December 31, 2014

Nonentity: the emptiness of economic thinking

Comment on  'Still dead after all these years -- general equilibrium theory'


The discussions among physicists, for example, became enormously productive just by no longer applying concepts like perpetual motion machine or epicycle because these words signify nonentities. It took some time to find this out. The specific difficulty with nonentities is sometimes that they cannot be readily recognized or disproved. It is simple with the Easter Bunny and rather demanding with the concept of absolute space.

Likewise, students of economics can gain a wealth of time by immediately stopping to read an article or a book as soon as the concept of equilibrium is introduced.

Equilibrium, or by implication disequilibrium, is a nonentity. Of course, there are some other nonentities in conventional economics but equilibrium is the most wasteful.

Note well that Keynesians could never emancipate themselves from equilibrium thinking.

“Keynesian economics also provided crucial impetus to the development of two other key developments of the middle part of the century — general-equilibrium reasoning in economic theory, and simultaneous-equation modelling in econometrics.” (Woodford, 1999, p. 7), see also (2014)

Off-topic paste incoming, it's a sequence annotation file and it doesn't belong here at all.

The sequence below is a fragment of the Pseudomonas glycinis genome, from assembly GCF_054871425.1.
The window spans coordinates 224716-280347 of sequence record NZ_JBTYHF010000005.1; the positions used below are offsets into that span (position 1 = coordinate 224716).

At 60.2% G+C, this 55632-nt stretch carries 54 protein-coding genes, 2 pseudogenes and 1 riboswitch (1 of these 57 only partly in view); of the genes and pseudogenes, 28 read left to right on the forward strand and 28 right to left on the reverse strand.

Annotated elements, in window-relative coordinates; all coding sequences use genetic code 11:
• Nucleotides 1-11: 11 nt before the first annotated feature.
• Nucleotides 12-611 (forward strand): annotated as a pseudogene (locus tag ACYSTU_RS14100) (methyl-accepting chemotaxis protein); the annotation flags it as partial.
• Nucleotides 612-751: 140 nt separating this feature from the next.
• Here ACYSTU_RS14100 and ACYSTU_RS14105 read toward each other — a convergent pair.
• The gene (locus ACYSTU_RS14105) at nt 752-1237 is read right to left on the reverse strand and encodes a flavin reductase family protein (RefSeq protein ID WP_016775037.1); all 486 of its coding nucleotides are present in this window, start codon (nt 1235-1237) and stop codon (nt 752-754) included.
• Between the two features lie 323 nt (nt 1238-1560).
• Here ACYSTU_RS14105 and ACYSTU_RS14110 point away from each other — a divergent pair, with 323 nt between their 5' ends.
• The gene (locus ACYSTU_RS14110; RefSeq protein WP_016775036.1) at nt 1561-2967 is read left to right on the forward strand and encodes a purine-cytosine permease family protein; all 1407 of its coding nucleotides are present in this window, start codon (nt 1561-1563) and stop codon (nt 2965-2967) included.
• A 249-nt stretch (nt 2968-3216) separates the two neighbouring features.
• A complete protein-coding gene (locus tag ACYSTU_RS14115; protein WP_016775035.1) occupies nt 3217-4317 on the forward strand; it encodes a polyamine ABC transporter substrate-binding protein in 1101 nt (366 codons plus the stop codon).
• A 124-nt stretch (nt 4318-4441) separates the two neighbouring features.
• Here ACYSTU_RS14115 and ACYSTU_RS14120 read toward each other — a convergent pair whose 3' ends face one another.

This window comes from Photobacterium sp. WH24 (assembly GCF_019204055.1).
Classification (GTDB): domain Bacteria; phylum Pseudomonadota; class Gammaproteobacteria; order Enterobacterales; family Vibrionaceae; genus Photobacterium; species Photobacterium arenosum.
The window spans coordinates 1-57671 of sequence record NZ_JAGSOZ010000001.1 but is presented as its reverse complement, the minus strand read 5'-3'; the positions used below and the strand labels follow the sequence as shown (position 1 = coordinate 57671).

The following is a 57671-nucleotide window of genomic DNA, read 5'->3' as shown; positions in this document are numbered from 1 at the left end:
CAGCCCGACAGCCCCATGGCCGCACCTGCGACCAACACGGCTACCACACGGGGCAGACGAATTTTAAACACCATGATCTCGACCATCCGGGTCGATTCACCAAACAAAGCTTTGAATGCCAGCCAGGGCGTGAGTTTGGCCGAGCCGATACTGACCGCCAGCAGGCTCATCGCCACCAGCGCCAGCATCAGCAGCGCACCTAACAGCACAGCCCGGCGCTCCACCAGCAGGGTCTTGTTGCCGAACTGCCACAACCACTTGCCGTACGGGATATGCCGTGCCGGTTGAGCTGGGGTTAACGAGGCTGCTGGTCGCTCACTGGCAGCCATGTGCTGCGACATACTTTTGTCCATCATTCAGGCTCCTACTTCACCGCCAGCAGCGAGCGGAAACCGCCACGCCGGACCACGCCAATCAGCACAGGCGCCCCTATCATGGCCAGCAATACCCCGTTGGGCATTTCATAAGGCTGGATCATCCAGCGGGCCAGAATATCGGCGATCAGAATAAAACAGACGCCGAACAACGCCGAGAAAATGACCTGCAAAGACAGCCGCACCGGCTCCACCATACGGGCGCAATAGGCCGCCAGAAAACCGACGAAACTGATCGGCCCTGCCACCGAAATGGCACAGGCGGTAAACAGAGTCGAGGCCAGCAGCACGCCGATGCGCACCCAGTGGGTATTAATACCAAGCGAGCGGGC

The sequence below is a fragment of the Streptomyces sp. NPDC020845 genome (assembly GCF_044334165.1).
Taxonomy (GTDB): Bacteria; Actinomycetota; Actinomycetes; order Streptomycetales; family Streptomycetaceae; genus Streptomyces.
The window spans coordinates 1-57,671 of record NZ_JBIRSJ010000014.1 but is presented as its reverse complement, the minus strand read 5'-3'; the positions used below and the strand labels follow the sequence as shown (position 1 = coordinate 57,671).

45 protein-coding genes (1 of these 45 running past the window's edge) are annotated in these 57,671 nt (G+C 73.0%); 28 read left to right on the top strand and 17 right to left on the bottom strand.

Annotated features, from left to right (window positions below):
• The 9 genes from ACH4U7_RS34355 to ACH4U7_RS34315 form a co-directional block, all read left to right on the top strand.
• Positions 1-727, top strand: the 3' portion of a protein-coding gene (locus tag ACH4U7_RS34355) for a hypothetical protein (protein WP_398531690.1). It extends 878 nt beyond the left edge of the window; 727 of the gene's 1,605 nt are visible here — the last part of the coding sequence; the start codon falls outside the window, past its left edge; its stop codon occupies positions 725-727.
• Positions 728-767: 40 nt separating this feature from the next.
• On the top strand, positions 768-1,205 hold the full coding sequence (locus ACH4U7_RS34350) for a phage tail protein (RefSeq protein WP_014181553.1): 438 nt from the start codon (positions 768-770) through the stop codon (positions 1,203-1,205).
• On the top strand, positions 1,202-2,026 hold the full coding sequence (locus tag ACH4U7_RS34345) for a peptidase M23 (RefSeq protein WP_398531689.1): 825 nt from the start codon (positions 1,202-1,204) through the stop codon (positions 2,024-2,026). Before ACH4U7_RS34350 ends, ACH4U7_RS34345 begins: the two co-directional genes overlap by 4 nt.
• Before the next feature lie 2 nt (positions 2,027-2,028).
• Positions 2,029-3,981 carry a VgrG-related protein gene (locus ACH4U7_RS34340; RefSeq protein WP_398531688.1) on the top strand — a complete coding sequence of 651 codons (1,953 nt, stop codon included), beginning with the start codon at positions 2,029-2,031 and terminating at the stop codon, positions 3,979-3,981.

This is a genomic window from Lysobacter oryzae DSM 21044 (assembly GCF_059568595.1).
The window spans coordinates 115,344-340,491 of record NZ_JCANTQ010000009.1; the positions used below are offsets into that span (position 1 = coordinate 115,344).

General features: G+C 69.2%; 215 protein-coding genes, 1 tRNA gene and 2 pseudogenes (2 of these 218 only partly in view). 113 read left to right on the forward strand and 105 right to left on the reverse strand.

Identifying nonentities is one of the defining activities of science. In took the physicists about eighteen centuries to find out that epicycles are nonentities. As J. S. Mill put it: "Mankind in all ages have had a strong propensity to conclude that wherever there is a name, there must be a distinguishable separate entity corresponding to the name; ..."

General equilibrium is the economic counterpart of a perpetual motion machine; no real thing could possibly correspond to the name. The scientific content of all variants of equilibrium models is nil — it is superstition wrapped in mathematics. The fact that conventional economics clings to equilibrium does not testify for equilibrium but against conventional economics.

Egmont Kakarot-Handtke

Kakarot-Handtke, E. (2014). The Three Fatal Mistakes of Yesterday Economics:
Profit, I=S, Employment. SSRN Working Paper Series, 2489792: 1–13. URL
Woodford, M. (1999). Revolution and Evolution in Twentieth-Century Macroeconomics.
Mimeo, pages 1–32. URL